Under the Danish rule, the islands fell on economic hardships and suffered many natural disasters during the late 1800’s. Many of the residents fled the islands to find work. After the purchase, conditions started to improve slowly, but many residents grew angry because they were not granted American citizenship after the purchase. Naval Officials and appointed military personnel oversaw the islands. The Military and the Interiors department managed the territory until passage of the Organic Act in 1936, in which all residents were granted American Citizenship.
A new dawn began in the mid 1900’s when tourist seeking the warmth that the Caribbean has to offer. Hotels, restaurants, and business started popping up and more people were returning to the islands to build homes and find work. The Virgin Islands became one of the premiere destinations in the Caribbean.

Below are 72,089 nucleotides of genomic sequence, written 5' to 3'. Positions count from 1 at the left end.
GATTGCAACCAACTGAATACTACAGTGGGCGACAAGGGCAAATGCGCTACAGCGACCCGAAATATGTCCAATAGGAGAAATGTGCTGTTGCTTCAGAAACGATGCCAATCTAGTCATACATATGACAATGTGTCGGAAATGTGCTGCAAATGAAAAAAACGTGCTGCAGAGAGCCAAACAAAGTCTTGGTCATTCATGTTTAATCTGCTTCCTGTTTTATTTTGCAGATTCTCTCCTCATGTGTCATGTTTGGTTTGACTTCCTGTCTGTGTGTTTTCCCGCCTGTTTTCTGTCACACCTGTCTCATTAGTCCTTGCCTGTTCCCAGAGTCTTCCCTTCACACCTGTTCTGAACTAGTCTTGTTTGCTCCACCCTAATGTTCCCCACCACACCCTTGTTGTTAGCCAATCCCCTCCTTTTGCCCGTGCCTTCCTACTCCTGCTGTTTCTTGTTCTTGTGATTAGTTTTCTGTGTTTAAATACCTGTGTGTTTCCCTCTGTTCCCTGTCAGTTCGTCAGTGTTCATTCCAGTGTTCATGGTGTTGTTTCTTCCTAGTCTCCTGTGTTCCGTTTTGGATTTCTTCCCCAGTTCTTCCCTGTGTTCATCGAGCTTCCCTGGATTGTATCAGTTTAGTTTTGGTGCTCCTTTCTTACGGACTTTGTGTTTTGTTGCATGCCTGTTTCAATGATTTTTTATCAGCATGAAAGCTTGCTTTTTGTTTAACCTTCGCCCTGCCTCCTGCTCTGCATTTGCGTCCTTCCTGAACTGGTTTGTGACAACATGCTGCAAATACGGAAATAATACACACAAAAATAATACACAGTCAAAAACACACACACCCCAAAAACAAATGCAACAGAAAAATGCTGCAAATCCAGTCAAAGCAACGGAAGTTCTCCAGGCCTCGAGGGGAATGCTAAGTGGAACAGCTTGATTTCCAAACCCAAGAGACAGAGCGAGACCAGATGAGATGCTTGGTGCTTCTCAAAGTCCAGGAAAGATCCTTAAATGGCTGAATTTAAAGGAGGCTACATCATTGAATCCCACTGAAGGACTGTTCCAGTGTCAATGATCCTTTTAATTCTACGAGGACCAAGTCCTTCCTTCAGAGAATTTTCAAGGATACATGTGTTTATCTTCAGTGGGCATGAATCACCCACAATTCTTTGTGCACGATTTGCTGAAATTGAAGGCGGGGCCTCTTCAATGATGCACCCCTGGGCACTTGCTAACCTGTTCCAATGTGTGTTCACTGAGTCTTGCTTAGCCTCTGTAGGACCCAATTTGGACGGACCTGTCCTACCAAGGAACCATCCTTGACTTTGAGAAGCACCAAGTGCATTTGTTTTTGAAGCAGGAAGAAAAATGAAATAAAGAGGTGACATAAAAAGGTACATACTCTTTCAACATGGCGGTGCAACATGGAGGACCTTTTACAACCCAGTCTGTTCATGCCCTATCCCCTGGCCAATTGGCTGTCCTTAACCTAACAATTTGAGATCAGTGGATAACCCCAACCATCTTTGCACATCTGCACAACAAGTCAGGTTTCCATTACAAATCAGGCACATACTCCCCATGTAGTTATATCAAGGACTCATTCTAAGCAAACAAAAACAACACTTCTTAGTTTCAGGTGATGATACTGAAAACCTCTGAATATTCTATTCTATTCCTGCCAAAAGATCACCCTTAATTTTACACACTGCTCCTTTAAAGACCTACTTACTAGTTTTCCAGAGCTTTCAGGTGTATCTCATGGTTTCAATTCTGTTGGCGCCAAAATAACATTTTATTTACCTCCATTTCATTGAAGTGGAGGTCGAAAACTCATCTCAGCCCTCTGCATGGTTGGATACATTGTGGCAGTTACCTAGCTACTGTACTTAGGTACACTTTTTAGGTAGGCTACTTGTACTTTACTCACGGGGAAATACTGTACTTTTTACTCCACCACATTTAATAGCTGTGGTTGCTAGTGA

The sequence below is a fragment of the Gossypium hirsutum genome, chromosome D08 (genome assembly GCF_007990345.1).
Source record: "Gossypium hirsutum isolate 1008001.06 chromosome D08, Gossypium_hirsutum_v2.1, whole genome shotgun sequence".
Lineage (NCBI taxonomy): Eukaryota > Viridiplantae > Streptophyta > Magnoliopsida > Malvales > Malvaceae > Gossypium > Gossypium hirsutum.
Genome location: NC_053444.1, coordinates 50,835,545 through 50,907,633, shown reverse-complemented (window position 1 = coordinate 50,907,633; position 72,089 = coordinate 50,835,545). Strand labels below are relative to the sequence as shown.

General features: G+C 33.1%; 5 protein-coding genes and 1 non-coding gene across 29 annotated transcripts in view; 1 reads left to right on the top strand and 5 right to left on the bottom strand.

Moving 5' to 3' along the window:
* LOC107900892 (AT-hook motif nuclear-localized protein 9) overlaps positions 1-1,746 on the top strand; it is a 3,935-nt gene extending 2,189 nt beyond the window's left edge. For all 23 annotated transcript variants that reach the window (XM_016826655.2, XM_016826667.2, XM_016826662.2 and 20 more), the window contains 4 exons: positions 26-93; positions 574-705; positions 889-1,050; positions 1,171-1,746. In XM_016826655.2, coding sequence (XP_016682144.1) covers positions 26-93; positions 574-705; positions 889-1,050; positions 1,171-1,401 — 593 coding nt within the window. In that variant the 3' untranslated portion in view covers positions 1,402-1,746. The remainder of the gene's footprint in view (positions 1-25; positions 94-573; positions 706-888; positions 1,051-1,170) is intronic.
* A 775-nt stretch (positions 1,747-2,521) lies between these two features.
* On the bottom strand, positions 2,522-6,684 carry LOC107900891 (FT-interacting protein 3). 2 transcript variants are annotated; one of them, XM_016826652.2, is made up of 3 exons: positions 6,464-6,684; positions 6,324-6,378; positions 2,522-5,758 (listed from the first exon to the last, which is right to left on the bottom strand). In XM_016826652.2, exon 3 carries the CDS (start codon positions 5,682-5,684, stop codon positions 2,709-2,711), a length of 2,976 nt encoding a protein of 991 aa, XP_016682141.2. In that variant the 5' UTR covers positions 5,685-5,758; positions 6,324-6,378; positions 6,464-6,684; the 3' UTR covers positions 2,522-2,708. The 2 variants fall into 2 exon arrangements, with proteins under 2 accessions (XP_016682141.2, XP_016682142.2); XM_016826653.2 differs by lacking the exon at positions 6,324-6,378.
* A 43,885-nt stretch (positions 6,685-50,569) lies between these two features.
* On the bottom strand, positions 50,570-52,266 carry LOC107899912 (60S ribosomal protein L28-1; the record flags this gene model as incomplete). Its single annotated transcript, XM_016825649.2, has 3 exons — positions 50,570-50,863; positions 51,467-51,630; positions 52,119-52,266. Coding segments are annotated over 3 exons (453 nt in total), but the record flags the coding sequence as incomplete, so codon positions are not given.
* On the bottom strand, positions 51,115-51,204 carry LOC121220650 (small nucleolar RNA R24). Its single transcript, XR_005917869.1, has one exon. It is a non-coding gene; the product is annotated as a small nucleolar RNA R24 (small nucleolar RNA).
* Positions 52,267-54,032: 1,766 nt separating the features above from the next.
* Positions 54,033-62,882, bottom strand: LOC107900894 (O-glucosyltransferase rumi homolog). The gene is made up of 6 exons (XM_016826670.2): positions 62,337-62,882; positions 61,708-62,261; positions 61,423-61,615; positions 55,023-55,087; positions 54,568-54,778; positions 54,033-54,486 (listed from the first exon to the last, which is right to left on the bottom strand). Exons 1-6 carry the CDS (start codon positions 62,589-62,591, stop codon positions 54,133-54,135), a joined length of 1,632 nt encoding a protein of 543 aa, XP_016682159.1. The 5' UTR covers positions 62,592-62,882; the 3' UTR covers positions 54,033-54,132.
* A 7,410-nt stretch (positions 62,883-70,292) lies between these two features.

Though March 31st is the official “Transfer Day”, many events will be held throughout the islands all year celebrating. For a listing of all events you can visit http://www.vitransfercentennial.org .
As a part of celebrating the centennial, the USVI is offering $300 in spending credits when you book a 3-day trip through www.usvi.com . These spending credits can be used for historical/cultural tours and activities.
Whether you like to snorkel, scuba dive, hang glide, or lay on a beach there is something for everyone who visits the V.I.
For more information on visiting the U.S. Virgin Islands; visit www.vinow.com
CORRECTION: Previously this article incorrectly stated that the U.S. Virgin Islands were purchased from the Dutch. They were actually purchased from Denmark.